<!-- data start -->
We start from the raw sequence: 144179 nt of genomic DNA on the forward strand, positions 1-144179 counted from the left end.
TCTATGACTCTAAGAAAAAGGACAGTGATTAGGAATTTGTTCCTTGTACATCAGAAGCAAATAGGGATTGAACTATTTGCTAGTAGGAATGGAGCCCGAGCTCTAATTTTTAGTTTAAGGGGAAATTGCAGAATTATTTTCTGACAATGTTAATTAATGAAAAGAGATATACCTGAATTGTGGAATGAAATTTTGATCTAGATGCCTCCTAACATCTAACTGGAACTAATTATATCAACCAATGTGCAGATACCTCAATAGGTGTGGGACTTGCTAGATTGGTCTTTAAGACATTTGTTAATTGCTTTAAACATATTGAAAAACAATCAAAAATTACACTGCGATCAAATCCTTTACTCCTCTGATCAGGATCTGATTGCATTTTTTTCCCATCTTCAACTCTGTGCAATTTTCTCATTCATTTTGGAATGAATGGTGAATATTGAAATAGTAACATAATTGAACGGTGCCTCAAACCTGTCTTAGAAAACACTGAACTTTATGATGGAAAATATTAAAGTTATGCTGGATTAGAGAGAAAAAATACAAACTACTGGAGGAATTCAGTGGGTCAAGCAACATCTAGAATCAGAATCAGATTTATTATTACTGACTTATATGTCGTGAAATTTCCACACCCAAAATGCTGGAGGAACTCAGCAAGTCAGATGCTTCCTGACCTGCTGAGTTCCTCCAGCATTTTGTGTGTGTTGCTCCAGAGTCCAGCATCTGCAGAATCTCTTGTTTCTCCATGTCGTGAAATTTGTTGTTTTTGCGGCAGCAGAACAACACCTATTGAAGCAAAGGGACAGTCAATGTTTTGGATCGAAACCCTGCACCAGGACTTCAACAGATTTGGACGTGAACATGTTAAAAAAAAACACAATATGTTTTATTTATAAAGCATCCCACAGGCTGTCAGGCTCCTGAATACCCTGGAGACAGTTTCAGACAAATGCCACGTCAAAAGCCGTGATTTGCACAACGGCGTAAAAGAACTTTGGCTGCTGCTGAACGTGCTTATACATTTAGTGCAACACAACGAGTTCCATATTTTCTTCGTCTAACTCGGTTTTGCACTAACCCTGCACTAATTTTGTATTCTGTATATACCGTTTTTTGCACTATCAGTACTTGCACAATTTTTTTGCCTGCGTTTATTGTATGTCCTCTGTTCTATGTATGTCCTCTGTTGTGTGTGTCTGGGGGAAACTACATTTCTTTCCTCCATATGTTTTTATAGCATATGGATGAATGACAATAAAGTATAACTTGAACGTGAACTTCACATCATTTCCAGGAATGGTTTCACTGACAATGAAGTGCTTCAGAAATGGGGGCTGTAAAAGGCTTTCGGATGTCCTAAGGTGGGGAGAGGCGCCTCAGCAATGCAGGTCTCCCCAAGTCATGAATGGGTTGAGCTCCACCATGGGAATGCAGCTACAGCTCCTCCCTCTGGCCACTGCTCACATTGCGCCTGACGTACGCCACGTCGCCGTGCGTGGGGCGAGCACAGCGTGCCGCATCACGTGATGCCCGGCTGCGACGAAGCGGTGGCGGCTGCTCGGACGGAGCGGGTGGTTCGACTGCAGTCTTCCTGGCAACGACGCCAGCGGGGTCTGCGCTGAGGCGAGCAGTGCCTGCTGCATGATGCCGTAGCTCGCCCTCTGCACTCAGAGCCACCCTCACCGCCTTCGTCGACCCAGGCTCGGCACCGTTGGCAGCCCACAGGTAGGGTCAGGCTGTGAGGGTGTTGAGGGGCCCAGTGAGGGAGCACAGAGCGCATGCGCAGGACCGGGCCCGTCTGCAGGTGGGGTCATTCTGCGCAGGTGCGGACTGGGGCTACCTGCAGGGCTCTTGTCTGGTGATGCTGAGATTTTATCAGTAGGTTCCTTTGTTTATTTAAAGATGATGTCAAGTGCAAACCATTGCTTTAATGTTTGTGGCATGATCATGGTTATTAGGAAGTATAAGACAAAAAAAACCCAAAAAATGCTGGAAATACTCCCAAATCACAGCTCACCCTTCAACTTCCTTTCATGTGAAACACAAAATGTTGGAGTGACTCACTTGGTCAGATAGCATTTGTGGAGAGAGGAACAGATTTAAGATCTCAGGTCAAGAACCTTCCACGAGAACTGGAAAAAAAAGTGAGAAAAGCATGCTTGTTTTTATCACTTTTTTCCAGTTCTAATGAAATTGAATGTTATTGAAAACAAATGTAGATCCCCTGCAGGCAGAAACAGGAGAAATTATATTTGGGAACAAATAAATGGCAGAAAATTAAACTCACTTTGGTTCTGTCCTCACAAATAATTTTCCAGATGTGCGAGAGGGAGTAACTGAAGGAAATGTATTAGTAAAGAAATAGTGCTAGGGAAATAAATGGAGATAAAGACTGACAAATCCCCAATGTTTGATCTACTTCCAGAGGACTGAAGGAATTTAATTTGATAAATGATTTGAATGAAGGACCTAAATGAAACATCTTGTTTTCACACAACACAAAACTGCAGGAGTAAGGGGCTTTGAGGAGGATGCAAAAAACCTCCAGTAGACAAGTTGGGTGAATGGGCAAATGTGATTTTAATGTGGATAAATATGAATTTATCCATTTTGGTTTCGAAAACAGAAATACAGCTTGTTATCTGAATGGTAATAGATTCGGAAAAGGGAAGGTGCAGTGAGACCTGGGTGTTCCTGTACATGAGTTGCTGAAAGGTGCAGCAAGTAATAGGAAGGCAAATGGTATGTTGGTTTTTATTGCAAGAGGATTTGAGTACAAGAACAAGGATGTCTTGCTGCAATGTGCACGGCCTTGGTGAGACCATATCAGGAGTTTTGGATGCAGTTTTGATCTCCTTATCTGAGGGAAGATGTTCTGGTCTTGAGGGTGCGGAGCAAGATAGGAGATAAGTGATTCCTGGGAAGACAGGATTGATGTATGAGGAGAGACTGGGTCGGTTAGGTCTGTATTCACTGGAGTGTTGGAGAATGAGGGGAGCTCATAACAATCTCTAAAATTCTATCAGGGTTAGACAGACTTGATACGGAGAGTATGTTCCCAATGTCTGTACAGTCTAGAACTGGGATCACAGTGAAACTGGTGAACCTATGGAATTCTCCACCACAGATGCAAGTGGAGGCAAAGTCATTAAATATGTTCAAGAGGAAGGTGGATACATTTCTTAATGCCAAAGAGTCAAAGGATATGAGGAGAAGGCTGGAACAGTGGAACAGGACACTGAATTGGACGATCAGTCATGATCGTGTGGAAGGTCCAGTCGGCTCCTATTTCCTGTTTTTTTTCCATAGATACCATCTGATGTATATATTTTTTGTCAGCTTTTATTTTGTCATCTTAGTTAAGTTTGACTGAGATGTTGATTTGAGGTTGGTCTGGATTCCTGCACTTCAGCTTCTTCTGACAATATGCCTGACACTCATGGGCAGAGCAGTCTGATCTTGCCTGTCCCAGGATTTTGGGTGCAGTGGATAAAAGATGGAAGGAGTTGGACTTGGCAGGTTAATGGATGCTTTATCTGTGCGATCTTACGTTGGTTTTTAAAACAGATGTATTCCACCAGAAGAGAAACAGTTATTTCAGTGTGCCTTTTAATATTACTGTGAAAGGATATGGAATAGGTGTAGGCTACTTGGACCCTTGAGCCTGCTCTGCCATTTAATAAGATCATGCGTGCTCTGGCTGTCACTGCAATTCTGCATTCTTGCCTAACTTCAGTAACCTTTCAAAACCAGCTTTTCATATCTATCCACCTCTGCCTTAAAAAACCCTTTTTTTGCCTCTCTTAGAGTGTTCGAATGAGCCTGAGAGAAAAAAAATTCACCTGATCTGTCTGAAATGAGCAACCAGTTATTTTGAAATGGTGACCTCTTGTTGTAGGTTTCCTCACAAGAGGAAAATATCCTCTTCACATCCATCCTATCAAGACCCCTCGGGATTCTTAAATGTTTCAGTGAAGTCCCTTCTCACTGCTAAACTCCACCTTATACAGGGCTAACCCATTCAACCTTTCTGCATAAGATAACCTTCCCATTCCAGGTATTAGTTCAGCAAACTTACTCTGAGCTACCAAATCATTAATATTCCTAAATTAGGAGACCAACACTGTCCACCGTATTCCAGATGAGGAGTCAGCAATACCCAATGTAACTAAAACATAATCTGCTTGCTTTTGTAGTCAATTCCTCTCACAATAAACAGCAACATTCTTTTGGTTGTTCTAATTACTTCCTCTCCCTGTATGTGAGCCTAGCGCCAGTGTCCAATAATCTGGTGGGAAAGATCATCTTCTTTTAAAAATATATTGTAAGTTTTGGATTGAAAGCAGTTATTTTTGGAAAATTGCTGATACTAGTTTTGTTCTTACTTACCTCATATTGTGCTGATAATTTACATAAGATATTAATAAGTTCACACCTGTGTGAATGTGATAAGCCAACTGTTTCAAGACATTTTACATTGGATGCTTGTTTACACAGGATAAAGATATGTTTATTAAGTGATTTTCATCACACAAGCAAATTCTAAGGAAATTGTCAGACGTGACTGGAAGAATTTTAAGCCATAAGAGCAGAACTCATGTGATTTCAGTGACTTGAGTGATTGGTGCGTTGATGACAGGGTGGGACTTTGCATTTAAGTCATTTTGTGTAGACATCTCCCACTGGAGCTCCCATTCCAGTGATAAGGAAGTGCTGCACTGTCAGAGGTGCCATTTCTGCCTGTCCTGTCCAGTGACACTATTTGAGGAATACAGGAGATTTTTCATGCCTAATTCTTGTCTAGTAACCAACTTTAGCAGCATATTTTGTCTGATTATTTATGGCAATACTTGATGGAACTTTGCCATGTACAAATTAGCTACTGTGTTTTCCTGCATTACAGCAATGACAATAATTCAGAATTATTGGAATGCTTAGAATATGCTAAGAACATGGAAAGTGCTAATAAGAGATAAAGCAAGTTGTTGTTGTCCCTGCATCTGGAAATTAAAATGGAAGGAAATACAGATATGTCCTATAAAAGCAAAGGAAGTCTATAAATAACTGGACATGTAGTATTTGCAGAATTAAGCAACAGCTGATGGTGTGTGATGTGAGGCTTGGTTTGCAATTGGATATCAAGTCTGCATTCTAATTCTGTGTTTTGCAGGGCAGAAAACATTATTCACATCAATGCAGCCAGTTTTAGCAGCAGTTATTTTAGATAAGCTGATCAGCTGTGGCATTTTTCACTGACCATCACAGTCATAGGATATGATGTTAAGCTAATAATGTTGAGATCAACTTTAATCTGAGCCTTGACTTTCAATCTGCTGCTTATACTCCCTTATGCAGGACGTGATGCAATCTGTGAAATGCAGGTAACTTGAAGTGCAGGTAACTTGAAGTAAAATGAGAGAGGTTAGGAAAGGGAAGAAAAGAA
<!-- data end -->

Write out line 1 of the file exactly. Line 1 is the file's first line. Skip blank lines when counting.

We start from the raw sequence: 144179 nt of genomic DNA on the forward strand, positions 1-144179 counted from the left end.